It's nice to be back on a regular schedule again, as it's time to review Batman #12 and Batman & Robin #12.
I was going to do one on Batgirl #12, as I've been keeping up with the arc in the store, but I'll save that for a separate post since it's two issues now that I haven't reviewed.
These issues today conclude the first year of the New 52, and in these two books' cases, they conclude an arc in time for next month's #0 issues to come into play.
This is the first post-Owls issue of the Batman comics, and it is a standalone piece that provides backstory on Harper Row.
For those who are just getting into Batman after the conclusion of the Owls storyline or The Dark Knight Rises, Harper Row appeared in Issue #1 and #7, and actually saved Batman from drowning in the time between Issues #6 and 7 (off-screen).
Harper is actually quite the badass girl, supporting her younger brother, who is apparently gay, financially by working on underground power lines.
She attends Bruce Wayne's benefit in celebration of his remodeling of her run-down neighborhood, only to find that bullies/hate criminals have annihilated her and her brother's home.
This leads to one of the scenes that makes Batman such a likable character. He finds the two cornered by these jerk-offs and beats the living crap out of them, and finishes by warning them he'll be back if they mess with Harper or her brother again.
I absolutely love this. It shows that no crime is considered to be beneath Batman. One of the things I love about DC's iconic heroes like Batman, Superman and Wonder Woman is that they really are heroes someone can look up to. They epitomize helping anyone with problems and holding to a set moral code - something that might not be the most realistic, but something that fans expect from their heroes and serves as a goal that fans can aspire to attain in their own lives.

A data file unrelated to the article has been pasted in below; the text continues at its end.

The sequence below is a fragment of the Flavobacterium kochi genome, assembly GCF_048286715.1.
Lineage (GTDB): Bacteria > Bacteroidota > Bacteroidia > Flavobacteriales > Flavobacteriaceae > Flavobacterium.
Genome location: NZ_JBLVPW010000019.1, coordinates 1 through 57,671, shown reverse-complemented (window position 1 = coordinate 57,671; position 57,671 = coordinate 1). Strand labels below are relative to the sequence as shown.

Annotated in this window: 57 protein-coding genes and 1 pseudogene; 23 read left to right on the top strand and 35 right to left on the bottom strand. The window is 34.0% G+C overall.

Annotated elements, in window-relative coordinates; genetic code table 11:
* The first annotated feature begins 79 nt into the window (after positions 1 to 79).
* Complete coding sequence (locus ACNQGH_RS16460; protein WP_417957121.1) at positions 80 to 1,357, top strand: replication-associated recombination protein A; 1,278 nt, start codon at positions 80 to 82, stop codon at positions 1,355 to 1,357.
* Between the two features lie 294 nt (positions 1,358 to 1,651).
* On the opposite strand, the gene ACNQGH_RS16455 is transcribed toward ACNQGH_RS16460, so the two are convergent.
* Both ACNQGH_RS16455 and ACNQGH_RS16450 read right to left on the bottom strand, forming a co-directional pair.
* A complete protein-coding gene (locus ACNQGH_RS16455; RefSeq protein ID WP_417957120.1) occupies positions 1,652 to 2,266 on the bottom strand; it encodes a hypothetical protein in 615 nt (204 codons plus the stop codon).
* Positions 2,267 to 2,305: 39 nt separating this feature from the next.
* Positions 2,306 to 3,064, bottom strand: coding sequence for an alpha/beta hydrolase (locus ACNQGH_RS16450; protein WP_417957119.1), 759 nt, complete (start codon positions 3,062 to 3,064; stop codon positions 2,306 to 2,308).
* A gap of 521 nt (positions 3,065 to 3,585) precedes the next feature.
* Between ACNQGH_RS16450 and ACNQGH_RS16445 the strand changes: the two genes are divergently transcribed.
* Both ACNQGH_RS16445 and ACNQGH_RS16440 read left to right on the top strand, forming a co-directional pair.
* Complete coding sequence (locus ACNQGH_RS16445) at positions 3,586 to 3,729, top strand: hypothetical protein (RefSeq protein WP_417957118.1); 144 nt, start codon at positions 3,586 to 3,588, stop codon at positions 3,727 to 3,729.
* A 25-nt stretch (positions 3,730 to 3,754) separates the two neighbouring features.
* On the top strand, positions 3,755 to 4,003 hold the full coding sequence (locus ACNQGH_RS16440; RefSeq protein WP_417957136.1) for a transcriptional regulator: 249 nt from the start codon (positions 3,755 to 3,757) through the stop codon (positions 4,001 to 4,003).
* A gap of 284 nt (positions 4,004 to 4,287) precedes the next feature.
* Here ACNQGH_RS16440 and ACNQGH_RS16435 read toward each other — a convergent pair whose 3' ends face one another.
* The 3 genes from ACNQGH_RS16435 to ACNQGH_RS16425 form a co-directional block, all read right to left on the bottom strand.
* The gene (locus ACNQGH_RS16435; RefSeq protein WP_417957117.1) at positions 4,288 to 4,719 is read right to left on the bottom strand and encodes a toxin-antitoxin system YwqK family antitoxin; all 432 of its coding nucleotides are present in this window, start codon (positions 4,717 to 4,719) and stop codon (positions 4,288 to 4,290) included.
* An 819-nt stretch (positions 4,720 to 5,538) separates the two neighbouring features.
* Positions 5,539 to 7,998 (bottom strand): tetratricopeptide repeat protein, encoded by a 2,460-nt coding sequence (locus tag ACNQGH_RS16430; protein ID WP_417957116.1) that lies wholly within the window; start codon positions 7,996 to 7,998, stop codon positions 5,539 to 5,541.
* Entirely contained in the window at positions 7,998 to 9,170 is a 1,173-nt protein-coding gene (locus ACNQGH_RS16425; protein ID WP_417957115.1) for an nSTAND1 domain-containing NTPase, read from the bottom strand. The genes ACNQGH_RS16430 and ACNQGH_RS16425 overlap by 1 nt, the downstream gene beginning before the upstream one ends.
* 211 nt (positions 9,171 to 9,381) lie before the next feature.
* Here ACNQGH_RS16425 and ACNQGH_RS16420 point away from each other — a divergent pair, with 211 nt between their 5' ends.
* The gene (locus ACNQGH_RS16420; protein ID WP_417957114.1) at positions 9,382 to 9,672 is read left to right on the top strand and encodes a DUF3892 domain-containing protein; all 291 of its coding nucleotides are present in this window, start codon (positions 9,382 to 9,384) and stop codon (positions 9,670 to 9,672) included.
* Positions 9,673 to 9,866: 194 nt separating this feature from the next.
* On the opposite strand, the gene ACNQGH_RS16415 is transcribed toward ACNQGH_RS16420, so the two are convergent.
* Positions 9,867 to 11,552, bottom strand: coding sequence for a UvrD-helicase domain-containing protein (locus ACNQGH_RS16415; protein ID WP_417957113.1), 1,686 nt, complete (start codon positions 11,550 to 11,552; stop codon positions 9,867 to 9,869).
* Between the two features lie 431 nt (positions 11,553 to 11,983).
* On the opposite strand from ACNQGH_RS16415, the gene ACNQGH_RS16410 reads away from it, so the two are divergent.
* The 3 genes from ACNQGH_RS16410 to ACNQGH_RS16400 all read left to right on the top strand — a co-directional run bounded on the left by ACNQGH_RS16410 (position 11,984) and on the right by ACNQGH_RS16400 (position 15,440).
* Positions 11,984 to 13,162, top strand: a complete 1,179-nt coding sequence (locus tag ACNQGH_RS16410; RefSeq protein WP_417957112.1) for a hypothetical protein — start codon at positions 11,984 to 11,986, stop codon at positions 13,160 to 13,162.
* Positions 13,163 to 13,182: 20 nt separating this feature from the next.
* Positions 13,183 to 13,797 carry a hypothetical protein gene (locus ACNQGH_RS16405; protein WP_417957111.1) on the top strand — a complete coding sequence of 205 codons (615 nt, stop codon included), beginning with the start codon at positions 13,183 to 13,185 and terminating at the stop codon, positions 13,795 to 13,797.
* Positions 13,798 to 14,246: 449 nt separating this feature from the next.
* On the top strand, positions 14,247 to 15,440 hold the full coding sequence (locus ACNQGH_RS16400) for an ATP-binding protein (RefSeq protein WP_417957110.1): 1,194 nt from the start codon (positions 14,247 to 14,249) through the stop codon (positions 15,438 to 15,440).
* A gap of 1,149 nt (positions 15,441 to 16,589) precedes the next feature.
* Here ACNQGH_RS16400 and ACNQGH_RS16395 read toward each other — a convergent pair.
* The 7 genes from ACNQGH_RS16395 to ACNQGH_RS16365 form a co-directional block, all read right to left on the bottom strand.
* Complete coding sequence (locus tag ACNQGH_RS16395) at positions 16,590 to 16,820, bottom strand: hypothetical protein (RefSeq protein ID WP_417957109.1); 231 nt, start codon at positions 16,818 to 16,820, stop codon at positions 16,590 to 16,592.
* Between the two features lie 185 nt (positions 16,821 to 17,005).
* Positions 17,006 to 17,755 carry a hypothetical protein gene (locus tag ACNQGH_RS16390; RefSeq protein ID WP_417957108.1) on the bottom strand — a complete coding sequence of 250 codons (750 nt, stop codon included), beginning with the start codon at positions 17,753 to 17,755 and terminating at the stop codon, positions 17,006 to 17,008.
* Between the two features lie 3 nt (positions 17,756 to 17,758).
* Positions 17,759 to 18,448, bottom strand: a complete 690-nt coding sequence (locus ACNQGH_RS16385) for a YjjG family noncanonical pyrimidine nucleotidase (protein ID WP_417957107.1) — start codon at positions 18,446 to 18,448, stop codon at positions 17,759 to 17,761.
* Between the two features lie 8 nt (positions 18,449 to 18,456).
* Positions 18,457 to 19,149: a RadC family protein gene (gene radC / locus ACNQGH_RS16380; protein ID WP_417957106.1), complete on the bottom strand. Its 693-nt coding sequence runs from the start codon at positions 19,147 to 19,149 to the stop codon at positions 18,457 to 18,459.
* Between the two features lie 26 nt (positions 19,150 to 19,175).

Anyway, Harper is done brilliantly in this book. She uses her own strong detective skills to figure out how Batman does what he does, though the fact that she seems very unaware of Bruce and Batman's connection leads me to believe that Scott Snyder has not been writing with Batman Inc. in mind (not the worst idea, actually).
This book introduces a character competently and gets the reader emotionally invested in the story, something that so few people can execute properly. This is a great jump-on point for new readers. Also, with Snyder looking to explain this six-year Batman history next issue, and a big Joker storyline after that, this will be a good next few months for Snyder's Batman.
The last three issues of this book have been one REALLY good storyline tied into a REALLY bad storyline. Both come to a head here.
Evidently, Terminus is now in the fight, and he has a countdown clock for the moment he is going to die. He demands revenge on Batman (for something that is STILL NOT EXPLAINED!) and has made him fight in broad daylight.
This of course causes Batman to go under his car to dawn a second Iron Bat suit (because Bruce has to prove he's richer and better than Tony Stark), which proves completely useless in battle until the very end.
While this is happening, all the former Robins come to aid the Duo, showing that they're all in this together. Why we couldn't at least get a token Jason-Bruce conversation is beyond me. Maybe Scott Lobdell and RHATO's crew have dibs.
Ultimately, Batman is left to do what he seems to do best in every medium the past few years: manually ride a doomsday bomb with his death being a very realistic possibility.
The artwork for this book is great, and Nightwing's conversation with Damian really serves as the best end to the "Damian VS." arc. The problem is that it was surrounded by a main plot that made very little sense and was really not that interesting.
I seem to recall that this is leading into a mega-event in a few months. I hope so because this has been utterly painful to sit through. Damian was the only thing keeping me interested in this book the last few months. Maybe there should be a lesson taken in that, Peter Tomasi!
Well, keep up with the blog, as I have Batgirl reviews coming this week, and next week is Nightwing and Red Hood's turn at bat. Also, be ready for my comparison of Christopher Nolan's Dark Knight Trilogy and the three films Tim Burton worked on. I guarantee you there will be debate!
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